Saturday, December 31, 2011

About weight and toxins

If you want to lose weight but have found that diets never work, this is the plan for you. It explains why toxic exposure can slow even the most devoted weight-watching plans, and teaches you how to beat this problem and finally get down to your desired size and shape.

In the eyes of most of us there are only two types of weight problem: you’re gaining it too fast or you’re losing it too slowly. According to traditional dieticians both of these have their root in the same cause: the number of calories you are taking in is more than the number you are using up. Basically this is true, but it doesn’t mean that certain factors, like toxins, can’t interfere too.

Fat Gain
Most of us know that what we eat determines whether or not we get fat, but new research is revealing that there’s more to this reaction than how many calories are in a dish. Some research explains that many of the foods we eat now contain toxins that actually promote weight gain in animals, and are likely to do this in humans too. To make matters worse, because many of these toxins appear in pesticides, they are concentrated in foods that we would use to lose weight, such as salad crops, soft fruits and other fruits and vegetables; even if you eat organic, you can be exposed to these toxins from insecticides and other household products.

Fat-Burning Inhibitors
It’s not just major toxins that cause problems with weight gain. Relatively harmless toxins like caffeine or alcohol also play a role, because they destroy the vital nutrients we need to burn fat. Recent research from the University of Tennessee, USA found that the more calcium there was in a diet the more fat the body burned, since calcium has the power to convert cells from fat storers into fat burners. Caffeine, however, actually causes us to excrete calcium, taking out 6mg from our stores with every cup of coffee we drink.

Free radicals produced when toxins enter the body, or are processed, can also remove vital fat-burning nutrients. Research published in the European Journal of Clinical Nutrition showed that 58 percent of overweight women were deficient in vitamin C (one of the major free radical fighting antioxidants); and in trials where overweight women were given supplements of vitamin C they lost weight even without dieting. Deficiencies in another antioxidant, vitamin E, are also linked to excess weight, and, again, this could be linked to toxic overload.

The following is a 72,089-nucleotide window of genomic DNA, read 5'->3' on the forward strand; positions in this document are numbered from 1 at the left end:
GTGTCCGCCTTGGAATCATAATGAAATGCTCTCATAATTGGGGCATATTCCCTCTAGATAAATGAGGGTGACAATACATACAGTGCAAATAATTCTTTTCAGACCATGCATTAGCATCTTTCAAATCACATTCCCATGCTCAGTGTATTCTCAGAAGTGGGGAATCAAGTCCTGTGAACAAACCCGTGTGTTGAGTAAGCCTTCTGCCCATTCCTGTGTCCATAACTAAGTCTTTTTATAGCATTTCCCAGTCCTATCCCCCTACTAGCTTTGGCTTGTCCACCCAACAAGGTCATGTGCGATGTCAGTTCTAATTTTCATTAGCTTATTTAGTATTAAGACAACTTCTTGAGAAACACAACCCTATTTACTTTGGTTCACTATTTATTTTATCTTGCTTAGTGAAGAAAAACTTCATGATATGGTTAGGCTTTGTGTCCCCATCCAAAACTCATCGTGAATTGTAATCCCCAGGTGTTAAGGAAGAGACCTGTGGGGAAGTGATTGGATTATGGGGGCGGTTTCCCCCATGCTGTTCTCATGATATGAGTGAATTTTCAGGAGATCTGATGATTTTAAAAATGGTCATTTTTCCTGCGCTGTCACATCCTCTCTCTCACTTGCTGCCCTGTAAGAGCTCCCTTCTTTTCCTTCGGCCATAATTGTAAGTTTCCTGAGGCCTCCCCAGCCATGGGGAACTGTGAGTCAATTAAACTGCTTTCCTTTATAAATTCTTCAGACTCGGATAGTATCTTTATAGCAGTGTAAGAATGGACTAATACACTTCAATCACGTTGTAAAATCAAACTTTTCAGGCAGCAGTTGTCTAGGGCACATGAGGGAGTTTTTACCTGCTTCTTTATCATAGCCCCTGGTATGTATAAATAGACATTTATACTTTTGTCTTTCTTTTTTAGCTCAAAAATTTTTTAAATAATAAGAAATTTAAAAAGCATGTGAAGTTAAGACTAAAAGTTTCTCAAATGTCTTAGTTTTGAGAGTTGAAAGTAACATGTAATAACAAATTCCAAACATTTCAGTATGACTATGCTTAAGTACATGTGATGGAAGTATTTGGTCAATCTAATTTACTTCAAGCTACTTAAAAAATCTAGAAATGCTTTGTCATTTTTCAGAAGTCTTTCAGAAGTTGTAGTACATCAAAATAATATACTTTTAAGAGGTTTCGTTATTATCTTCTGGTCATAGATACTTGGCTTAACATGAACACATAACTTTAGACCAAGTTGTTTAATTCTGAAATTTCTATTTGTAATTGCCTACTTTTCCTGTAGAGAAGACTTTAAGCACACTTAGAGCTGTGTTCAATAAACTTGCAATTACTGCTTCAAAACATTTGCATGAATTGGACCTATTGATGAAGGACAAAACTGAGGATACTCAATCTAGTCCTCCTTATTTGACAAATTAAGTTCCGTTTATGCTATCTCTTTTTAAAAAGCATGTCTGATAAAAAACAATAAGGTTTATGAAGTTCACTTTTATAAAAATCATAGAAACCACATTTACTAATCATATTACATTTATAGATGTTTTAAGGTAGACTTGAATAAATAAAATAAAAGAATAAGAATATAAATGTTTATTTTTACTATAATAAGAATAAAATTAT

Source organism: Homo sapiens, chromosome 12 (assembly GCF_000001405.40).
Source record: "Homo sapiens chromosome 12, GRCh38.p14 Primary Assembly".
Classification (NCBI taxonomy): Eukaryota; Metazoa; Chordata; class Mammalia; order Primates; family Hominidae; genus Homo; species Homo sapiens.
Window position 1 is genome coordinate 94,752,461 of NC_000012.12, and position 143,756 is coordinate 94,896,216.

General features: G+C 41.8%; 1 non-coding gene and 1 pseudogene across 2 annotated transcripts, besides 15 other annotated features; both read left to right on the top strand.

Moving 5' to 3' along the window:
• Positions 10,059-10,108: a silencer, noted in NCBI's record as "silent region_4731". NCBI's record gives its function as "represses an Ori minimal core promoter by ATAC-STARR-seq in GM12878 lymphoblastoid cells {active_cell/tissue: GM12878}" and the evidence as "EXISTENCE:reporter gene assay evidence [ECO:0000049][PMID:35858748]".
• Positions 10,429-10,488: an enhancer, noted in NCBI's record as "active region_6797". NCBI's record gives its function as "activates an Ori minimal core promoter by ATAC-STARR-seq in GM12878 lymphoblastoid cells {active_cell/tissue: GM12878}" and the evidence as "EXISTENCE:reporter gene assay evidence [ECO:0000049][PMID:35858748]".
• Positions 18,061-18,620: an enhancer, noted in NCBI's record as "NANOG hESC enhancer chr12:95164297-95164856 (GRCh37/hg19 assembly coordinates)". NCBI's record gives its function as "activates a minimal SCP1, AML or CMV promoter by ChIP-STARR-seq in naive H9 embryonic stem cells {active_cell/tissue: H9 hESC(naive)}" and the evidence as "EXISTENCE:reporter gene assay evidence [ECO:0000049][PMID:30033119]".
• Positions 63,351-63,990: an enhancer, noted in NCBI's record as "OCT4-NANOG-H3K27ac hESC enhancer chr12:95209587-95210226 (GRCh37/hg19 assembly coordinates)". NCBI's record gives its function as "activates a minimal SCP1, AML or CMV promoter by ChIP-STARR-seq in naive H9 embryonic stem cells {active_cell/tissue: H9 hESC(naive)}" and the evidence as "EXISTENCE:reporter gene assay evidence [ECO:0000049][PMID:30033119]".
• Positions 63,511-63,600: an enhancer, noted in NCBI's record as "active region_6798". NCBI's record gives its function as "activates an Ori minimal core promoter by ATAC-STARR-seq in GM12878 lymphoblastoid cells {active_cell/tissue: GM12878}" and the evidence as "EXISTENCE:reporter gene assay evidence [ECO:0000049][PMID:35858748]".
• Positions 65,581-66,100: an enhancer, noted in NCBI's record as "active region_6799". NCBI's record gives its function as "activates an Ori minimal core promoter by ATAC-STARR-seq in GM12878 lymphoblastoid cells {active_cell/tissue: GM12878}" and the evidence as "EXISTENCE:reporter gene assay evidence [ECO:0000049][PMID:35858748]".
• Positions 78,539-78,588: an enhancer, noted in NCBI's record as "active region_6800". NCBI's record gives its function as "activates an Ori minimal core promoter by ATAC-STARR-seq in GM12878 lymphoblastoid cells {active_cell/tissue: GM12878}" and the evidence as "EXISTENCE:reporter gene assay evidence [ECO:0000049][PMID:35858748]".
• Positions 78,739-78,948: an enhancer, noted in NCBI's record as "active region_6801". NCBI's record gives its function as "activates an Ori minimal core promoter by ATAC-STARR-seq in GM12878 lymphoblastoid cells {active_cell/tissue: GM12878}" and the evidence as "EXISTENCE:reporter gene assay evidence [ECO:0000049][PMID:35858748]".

Magnesium is important for fat-burning, and it is destroyed by stress – a toxin that causes problems in other ways since it increases levels of a hormone called cortisol. Not only does cortisol stimulate your appetite, but it also encourages fat cells in the abdominal area to start collecting calories to store as fat.

Fluid Retention
Toxins can also interfere with your ability to lose weight because you have gained not fat but fluid. Unprocessed toxins are stored in the fat if the liver can’t handle them; stored with them, however, are large amounts of water. The reason for this, according to one nutritionist, is that the body’s ‘solution to pollution is dilution’. This means that if the body thinks that something is harmful it will surround it with water to try to minimize its strength and efficacy. If you’re storing high levels of toxins in your body, therefore, you’re probably also carrying high levels of fluid. If this is the case, no amount of fat-burning will reduce your weight.

In some people, this reaction occurs for another reason: food intolerances. These arise when the body loses the ability to digest a particular type of food properly. This means that the food stays in the system longer than it should and it ferments, filling the body with substances that it finds toxic. The body then tries to dilute these ‘poisons’ by flooding them with water.


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